The low-down on dairy
In the 1970s and 1980s, people were advised to eat less fat and more carbohydrates. It was thought that this would improve the population’s health but it didn’t. More recent research has confirmed that fat is not the culprit and that full-fat dairy products are not linked to a higher risk of heart disease.
Recent scientific research has also led to fresh thinking on the role of fats. Scientists now realise that the entire low-fat belief was based in flawed studies that have since been thoroughly debunked. Studies conducted in the past few decades show that saturated fat does not cause harm in humans1-5. In fact, we now know that different types of fat from different sources have different effects on our nutrition and health 6-7.
The blunt idea that all fats, including saturated fats, are bad is no longer valid. Dairy, in moderation, can easily fit into a healthy balanced diet.
Dairy – a nutritional powerhouse
You are what you eat – and it’s no different for cows. Healthy and well-cared for cows produce high-quality milk. Thanks to New Zealand’s temperate climate, our cows can graze on grass, year round. New Zealand butter and cheese is known for its natural golden colour. This is because the milk and milk products produced from grass-fed cows have a higher concentration of beta-carotene. Beta-carotene is found in pasture-rich diets, such as the grass that New Zealand cows are fed. Beta-carotene is a pre-cursor used to make vitamin A. Vitamin A is also in milk and is essential for growth, retina function and healthy skin.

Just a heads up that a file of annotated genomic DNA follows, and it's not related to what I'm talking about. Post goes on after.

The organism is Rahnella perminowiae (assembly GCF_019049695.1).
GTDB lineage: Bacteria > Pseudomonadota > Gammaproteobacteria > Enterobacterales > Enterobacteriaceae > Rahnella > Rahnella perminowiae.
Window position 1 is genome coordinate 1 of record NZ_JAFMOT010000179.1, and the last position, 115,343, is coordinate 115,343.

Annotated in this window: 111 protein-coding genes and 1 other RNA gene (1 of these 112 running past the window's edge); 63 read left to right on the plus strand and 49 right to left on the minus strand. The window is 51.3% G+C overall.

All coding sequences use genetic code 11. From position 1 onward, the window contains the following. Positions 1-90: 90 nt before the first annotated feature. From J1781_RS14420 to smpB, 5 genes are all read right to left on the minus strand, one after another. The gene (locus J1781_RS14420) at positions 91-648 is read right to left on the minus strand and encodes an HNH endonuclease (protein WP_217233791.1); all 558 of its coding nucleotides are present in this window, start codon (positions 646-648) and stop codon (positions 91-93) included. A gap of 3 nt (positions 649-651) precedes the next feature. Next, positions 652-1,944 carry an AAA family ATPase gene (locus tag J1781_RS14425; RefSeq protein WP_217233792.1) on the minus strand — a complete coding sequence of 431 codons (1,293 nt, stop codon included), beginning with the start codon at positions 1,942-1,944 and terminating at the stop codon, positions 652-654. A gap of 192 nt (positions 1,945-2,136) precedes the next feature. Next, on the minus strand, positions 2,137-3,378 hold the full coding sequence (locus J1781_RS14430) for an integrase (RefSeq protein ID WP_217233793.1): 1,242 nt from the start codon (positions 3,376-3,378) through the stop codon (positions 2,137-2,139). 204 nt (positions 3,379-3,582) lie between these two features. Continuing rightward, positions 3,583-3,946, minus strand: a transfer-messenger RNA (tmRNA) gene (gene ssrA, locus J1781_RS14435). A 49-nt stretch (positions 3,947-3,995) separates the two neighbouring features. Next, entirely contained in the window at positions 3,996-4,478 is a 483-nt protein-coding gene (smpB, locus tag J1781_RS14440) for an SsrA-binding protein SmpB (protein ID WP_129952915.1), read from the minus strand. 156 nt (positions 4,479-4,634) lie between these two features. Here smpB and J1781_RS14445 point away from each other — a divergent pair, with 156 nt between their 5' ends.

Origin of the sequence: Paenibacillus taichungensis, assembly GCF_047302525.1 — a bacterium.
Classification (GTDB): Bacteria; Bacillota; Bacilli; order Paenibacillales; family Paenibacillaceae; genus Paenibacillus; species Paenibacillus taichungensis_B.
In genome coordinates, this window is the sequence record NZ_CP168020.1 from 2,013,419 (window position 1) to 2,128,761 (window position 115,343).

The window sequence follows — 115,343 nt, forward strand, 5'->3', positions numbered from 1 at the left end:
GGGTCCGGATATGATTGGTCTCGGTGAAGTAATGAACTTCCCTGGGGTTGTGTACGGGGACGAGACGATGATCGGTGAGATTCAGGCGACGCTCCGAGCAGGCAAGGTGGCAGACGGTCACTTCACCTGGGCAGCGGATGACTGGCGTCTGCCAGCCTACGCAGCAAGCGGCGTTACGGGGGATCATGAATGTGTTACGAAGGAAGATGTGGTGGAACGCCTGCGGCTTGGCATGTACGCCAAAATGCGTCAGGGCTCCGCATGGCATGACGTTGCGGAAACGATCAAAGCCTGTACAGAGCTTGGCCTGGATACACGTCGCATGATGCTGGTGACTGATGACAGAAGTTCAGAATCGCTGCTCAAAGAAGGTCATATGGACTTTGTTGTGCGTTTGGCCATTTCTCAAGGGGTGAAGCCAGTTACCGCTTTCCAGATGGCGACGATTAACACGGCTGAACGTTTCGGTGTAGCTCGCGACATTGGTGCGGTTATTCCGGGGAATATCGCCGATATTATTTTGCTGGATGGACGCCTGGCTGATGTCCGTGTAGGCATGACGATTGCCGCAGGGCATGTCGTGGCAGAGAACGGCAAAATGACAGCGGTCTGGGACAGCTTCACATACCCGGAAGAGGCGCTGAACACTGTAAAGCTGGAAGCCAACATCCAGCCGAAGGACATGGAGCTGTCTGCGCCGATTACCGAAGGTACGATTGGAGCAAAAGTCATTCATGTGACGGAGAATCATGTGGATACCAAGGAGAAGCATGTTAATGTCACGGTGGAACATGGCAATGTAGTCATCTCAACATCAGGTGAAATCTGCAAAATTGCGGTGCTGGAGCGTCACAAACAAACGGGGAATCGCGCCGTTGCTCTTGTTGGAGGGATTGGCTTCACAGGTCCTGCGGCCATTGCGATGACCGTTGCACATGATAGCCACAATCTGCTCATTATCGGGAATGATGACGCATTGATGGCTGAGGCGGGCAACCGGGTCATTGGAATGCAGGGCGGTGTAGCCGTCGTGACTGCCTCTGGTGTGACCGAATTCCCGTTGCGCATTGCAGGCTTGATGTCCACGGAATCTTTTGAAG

Not only does dairy contain many important nutrients, vitamins and minerals, it’s also a good source of calcium and protein.
- Important for healthy eyes - Vitamin A is essential for the maintenance of normal vision. Dairy made from the milk from grass-fed cows has higher levels of beta-carotene, a pro-vitamin that your body metabolises into vitamin A
- Keeps your teeth protected - Dentists and dental experts have advised that a small amount of cheese (5-10g) eaten either immediately before or after sugar consumption can help to reduce the damaging effect of sugar on teeth. (9)
- Good for bone health - 99% Milk is a good source of calcium – which is especially important for bones, as 99% of the body’s calcium resides in bones (10)
- Supports heart health - A recent authoritative review indicated that consumption of cheese is neutral to even slightly protective against coronary heart disease or stroke incident (11)
- Maintains muscles - Dairy contains high-quality protein, which is important for healthy ageing and muscle maintenance (12, 13 &14). There’s also calcium and magnesium which help support muscle function, (15) antioxidant vitamins C & E to protect tissues from damage and zinc with its beneficial anti-inflammatory properties (16)
- A true brain food - Evidence from recent scientific studies show that milk products may help enhance cognitive function – including working memory performance, thought processing and mental ability (17, 18, 19& 20)